School Nurse News

The clinic is staffed 10:00-2:00 pm M-F, while school is in session. E-mail is checked daily during the above hours. For time sensitive questions or concerns outside of regular hours, contact the school office.


When should I keep my child home from school?

If your child has a temperature greater than 100° F, please keep them home from school. Students should be free of fever for 24 hours without medication. If your child develops a fever greater than 100° during the day we will call you to arrange pickup.

Can my child take medications at school?

If your child needs medication please ask their health care provider to space the doses around the school day. If a dose at school is needed on an ongoing basis, please have your HCP complete the medication authorization form (see “Forms” tab under “Families”). The Parent Information about Medication Procedures can also be found there. Please note, parents must bring the medication to the office and medications must be in the original container. Parents can authorize prescription medication and over the counter medications consecutively for 3 days, more than that requires authorization from a HCP.

Are medications allowed in classrooms?

No medications are allowed in the classrooms. This includes cough drops—which are a choking hazard.

Can my doctor excuse my child from PE?

When a student needs to be excused from PE or recess for a health concern, the HCP writes a note on a prescription pad and states the time frame for the restriction.

Are lice a problem?

Occasionally, we hear that a particular student has lice. The risk of transmission of lice is low during the school day. If we find a recurrent problem in a certain grade, students may be checked for lice in that class. We will send a note to parents if lice is reported or found.  Please see our lice handout on the Resources page for more information about what you can do to avoid lice and treatment options.

How do you handle food allergies?

We have several students with life threatening allergies.  Our goal is to educate both children and staff to be aware of their environment and to take necessary precautions to avoid an allergic reaction.  We make lists by grade and by households. Room mothers are alerted as to the allergies of the class—so they can remind parents of allergies of the class when planning class activities.

Please do not send in any items with peanuts, tree nuts or sesame for parties, bake sales or class activities. Please notify your child’s teacher when bringing in food. Children who consume peanut butter during lunch or snack must wash their hands with soap and water after they finish; and wash the table as well. Remind your child not to share or trade food.

The health care provider completes the Allergy Action Plan and orders medication using the appropriate form. Parents bring the forms and medications to school. We keep EpiPens in the clinic and check them out for field trips. EpiPens are not provided for after school activities.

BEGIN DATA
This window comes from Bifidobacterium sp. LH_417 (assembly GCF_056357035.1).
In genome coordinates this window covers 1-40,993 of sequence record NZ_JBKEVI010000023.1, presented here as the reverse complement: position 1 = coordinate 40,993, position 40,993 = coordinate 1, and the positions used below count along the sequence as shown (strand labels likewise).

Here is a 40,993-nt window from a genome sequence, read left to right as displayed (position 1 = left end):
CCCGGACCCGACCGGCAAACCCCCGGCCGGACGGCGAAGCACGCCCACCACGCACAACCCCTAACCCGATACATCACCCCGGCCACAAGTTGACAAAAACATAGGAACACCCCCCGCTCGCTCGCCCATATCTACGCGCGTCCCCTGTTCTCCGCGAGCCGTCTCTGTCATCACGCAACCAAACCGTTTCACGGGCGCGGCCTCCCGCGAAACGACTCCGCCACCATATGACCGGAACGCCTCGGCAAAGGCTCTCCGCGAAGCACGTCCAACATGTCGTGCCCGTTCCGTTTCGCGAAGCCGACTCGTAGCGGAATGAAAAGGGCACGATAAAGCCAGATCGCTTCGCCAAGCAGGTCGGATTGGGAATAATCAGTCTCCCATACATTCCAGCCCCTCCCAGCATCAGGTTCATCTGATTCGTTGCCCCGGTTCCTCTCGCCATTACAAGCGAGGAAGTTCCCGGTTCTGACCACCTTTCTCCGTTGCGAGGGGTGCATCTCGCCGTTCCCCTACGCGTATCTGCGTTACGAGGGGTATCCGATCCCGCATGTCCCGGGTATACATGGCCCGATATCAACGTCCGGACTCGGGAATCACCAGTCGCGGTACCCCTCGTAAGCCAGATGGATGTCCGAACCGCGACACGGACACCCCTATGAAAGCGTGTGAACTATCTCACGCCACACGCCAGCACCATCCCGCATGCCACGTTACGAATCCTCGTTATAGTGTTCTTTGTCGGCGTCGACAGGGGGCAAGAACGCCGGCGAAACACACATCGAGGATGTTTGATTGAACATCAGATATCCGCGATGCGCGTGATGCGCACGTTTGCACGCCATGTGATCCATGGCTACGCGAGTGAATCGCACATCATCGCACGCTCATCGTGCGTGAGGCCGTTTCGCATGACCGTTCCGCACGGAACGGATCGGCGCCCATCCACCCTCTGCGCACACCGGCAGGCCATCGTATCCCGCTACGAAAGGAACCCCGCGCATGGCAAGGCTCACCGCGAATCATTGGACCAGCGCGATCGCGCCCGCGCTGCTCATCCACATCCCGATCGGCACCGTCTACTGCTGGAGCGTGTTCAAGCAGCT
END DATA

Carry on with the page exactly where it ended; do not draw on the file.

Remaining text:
What are the health requirements for kindergarten entry or for students transferring from another state or country?

The VA School Entrance Health form must be completed; within the past year. Page 1 is completed by the parent. Page 2 & 3 are the immunization history. Page 4 is the physical which must include vision, hearing, TB risk assessment and be signed by the doctor. The Immunization History (signed by doctor) must include 5 DTap*, 4 IPV*, 3 Hepatitis B, 2 MMR & 2 Varicellas. (* indicates one must be after 4 yrs of age).

What are health requirements for new students entering from a VA school?

The health records will transfer over from the previous school. We will review them and contact the parents when we have questions. Please complete the Confidential Health Update so we can have current health information about your child and up to date contact information for both parents.

Do 6th graders require a new immunization?

6th graders must have a Tdap prior to the start of the school year. Tdap boosts Tetanus, Diphtheria and Pertussis protection as the immunity of the childhood immunizations wanes in 10 years. Updated immunization histories for 6th graders are requested by August 1.

How will I know when my child comes to the clinic?

We will email you when your child comes to the clinic and then returns to class. We will call you if your child needs to come home.

My child has asthma and requires an inhaler. Do you need anything with the inhaler?

There is an inhaler authorization form and an asthma action plan. See the link to the medical forms on the Resources page.  Both are completed by your HCP with sections for parents to complete.

My child has diabetes. What do you need from me?

There is a Diabetes Management Plan which details the contact information and the doctor’s orders. You provide the medical supplies, such as testing equipment and insulin and the snacks. Both nurses meet with the parent(s) and the teacher, and plan how to manage your child safely at school.

How do you handle students who bump their heads?

We use the concussion checklist to evaluate students who bump their heads (see concussion checklist in Resources). We call or email parents as the situation warrants. Rarely concussions develop over 48 hours—so parents need to know about the head bump in order to monitor their child.  All students who bump their heads need to have a quiet evening (no sports or dance classes).



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